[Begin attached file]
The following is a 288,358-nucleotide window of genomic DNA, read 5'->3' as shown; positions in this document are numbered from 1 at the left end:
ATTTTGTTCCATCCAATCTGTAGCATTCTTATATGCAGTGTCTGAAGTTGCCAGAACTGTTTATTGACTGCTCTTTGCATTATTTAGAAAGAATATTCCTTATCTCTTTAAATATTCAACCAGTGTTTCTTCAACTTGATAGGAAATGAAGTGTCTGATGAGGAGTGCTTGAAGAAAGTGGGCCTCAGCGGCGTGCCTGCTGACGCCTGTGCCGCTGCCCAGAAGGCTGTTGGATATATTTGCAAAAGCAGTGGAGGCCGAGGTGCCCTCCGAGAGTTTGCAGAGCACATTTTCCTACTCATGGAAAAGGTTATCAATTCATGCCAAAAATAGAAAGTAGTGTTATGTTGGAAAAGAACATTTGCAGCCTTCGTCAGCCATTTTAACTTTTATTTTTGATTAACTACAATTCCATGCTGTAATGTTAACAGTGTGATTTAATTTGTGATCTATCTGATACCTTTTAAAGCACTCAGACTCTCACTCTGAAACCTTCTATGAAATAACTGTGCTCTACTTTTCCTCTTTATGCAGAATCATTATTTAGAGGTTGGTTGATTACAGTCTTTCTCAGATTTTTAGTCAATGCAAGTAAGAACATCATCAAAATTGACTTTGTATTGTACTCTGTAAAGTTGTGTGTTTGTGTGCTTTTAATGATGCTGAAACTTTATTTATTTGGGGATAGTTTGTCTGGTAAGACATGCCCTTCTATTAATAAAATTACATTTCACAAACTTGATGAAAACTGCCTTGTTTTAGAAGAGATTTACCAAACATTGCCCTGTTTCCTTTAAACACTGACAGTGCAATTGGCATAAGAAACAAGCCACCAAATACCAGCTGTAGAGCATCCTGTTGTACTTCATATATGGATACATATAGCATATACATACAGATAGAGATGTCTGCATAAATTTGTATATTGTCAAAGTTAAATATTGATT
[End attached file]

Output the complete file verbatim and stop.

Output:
The following is a 288,358-nucleotide window of genomic DNA, read 5'->3' as shown; positions in this document are numbered from 1 at the left end:
ATTTTGTTCCATCCAATCTGTAGCATTCTTATATGCAGTGTCTGAAGTTGCCAGAACTGTTTATTGACTGCTCTTTGCATTATTTAGAAAGAATATTCCTTATCTCTTTAAATATTCAACCAGTGTTTCTTCAACTTGATAGGAAATGAAGTGTCTGATGAGGAGTGCTTGAAGAAAGTGGGCCTCAGCGGCGTGCCTGCTGACGCCTGTGCCGCTGCCCAGAAGGCTGTTGGATATATTTGCAAAAGCAGTGGAGGCCGAGGTGCCCTCCGAGAGTTTGCAGAGCACATTTTCCTACTCATGGAAAAGGTTATCAATTCATGCCAAAAATAGAAAGTAGTGTTATGTTGGAAAAGAACATTTGCAGCCTTCGTCAGCCATTTTAACTTTTATTTTTGATTAACTACAATTCCATGCTGTAATGTTAACAGTGTGATTTAATTTGTGATCTATCTGATACCTTTTAAAGCACTCAGACTCTCACTCTGAAACCTTCTATGAAATAACTGTGCTCTACTTTTCCTCTTTATGCAGAATCATTATTTAGAGGTTGGTTGATTACAGTCTTTCTCAGATTTTTAGTCAATGCAAGTAAGAACATCATCAAAATTGACTTTGTATTGTACTCTGTAAAGTTGTGTGTTTGTGTGCTTTTAATGATGCTGAAACTTTATTTATTTGGGGATAGTTTGTCTGGTAAGACATGCCCTTCTATTAATAAAATTACATTTCACAAACTTGATGAAAACTGCCTTGTTTTAGAAGAGATTTACCAAACATTGCCCTGTTTCCTTTAAACACTGACAGTGCAATTGGCATAAGAAACAAGCCACCAAATACCAGCTGTAGAGCATCCTGTTGTACTTCATATATGGATACATATAGCATATACATACAGATAGAGATGTCTGCATAAATTTGTATATTGTCAAAGTTAAATATTGATT